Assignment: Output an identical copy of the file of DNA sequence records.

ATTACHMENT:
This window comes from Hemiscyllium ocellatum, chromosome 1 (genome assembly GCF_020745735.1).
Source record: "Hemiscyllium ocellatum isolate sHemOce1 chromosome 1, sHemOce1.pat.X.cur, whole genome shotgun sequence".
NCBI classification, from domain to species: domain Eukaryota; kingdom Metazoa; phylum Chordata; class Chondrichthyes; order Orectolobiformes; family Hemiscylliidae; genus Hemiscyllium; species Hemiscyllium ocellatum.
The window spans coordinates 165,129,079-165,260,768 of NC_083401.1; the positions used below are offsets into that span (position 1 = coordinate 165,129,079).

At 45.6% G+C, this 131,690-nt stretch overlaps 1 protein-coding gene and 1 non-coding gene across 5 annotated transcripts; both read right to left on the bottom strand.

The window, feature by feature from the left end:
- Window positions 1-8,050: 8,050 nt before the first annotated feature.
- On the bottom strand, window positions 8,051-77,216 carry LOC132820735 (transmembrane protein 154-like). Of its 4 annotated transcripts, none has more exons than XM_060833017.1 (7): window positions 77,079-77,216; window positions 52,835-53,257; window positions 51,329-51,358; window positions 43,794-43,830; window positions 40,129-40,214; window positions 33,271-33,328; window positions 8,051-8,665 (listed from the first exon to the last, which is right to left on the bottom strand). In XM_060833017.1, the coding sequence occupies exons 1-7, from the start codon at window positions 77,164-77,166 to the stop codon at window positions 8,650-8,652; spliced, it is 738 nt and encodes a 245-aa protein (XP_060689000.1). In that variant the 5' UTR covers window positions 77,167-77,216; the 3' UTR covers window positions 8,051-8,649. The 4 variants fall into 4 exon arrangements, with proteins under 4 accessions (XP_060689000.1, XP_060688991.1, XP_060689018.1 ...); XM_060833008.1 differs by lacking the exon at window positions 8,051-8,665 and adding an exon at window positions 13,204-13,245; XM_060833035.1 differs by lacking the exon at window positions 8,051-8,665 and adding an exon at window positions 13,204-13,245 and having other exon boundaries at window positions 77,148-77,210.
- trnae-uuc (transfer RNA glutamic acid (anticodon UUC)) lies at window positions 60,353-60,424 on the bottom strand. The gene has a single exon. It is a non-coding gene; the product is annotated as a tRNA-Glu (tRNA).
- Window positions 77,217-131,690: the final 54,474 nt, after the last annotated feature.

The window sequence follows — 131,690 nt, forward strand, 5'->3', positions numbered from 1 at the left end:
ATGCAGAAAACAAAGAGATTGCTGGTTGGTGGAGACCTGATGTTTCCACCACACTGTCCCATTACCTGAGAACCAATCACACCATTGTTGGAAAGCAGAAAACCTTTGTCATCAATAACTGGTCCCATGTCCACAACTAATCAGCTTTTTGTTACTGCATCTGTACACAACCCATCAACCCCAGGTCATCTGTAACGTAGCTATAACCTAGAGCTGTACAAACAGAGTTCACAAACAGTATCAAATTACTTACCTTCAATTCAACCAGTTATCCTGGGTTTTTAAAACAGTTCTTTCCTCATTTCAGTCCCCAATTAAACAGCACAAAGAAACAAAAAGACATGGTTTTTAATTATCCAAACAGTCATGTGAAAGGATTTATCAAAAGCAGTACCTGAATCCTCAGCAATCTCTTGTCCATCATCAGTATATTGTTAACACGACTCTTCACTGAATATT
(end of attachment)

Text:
This window comes from Hemiscyllium ocellatum, chromosome 1 (genome assembly GCF_020745735.1).
Source record: "Hemiscyllium ocellatum isolate sHemOce1 chromosome 1, sHemOce1.pat.X.cur, whole genome shotgun sequence".
NCBI classification, from domain to species: domain Eukaryota; kingdom Metazoa; phylum Chordata; class Chondrichthyes; order Orectolobiformes; family Hemiscylliidae; genus Hemiscyllium; species Hemiscyllium ocellatum.
The window spans coordinates 165,129,079-165,260,768 of NC_083401.1; the positions used below are offsets into that span (position 1 = coordinate 165,129,079).

At 45.6% G+C, this 131,690-nt stretch overlaps 1 protein-coding gene and 1 non-coding gene across 5 annotated transcripts; both read right to left on the bottom strand.

The window, feature by feature from the left end:
- Window positions 1-8,050: 8,050 nt before the first annotated feature.
- On the bottom strand, window positions 8,051-77,216 carry LOC132820735 (transmembrane protein 154-like). Of its 4 annotated transcripts, none has more exons than XM_060833017.1 (7): window positions 77,079-77,216; window positions 52,835-53,257; window positions 51,329-51,358; window positions 43,794-43,830; window positions 40,129-40,214; window positions 33,271-33,328; window positions 8,051-8,665 (listed from the first exon to the last, which is right to left on the bottom strand). In XM_060833017.1, the coding sequence occupies exons 1-7, from the start codon at window positions 77,164-77,166 to the stop codon at window positions 8,650-8,652; spliced, it is 738 nt and encodes a 245-aa protein (XP_060689000.1). In that variant the 5' UTR covers window positions 77,167-77,216; the 3' UTR covers window positions 8,051-8,649. The 4 variants fall into 4 exon arrangements, with proteins under 4 accessions (XP_060689000.1, XP_060688991.1, XP_060689018.1 ...); XM_060833008.1 differs by lacking the exon at window positions 8,051-8,665 and adding an exon at window positions 13,204-13,245; XM_060833035.1 differs by lacking the exon at window positions 8,051-8,665 and adding an exon at window positions 13,204-13,245 and having other exon boundaries at window positions 77,148-77,210.
- trnae-uuc (transfer RNA glutamic acid (anticodon UUC)) lies at window positions 60,353-60,424 on the bottom strand. The gene has a single exon. It is a non-coding gene; the product is annotated as a tRNA-Glu (tRNA).
- Window positions 77,217-131,690: the final 54,474 nt, after the last annotated feature.

The window sequence follows — 131,690 nt, forward strand, 5'->3', positions numbered from 1 at the left end:
ATGCAGAAAACAAAGAGATTGCTGGTTGGTGGAGACCTGATGTTTCCACCACACTGTCCCATTACCTGAGAACCAATCACACCATTGTTGGAAAGCAGAAAACCTTTGTCATCAATAACTGGTCCCATGTCCACAACTAATCAGCTTTTTGTTACTGCATCTGTACACAACCCATCAACCCCAGGTCATCTGTAACGTAGCTATAACCTAGAGCTGTACAAACAGAGTTCACAAACAGTATCAAATTACTTACCTTCAATTCAACCAGTTATCCTGGGTTTTTAAAACAGTTCTTTCCTCATTTCAGTCCCCAATTAAACAGCACAAAGAAACAAAAAGACATGGTTTTTAATTATCCAAACAGTCATGTGAAAGGATTTATCAAAAGCAGTACCTGAATCCTCAGCAATCTCTTGTCCATCATCAGTATATTGTTAACACGACTCTTCACTGAATATT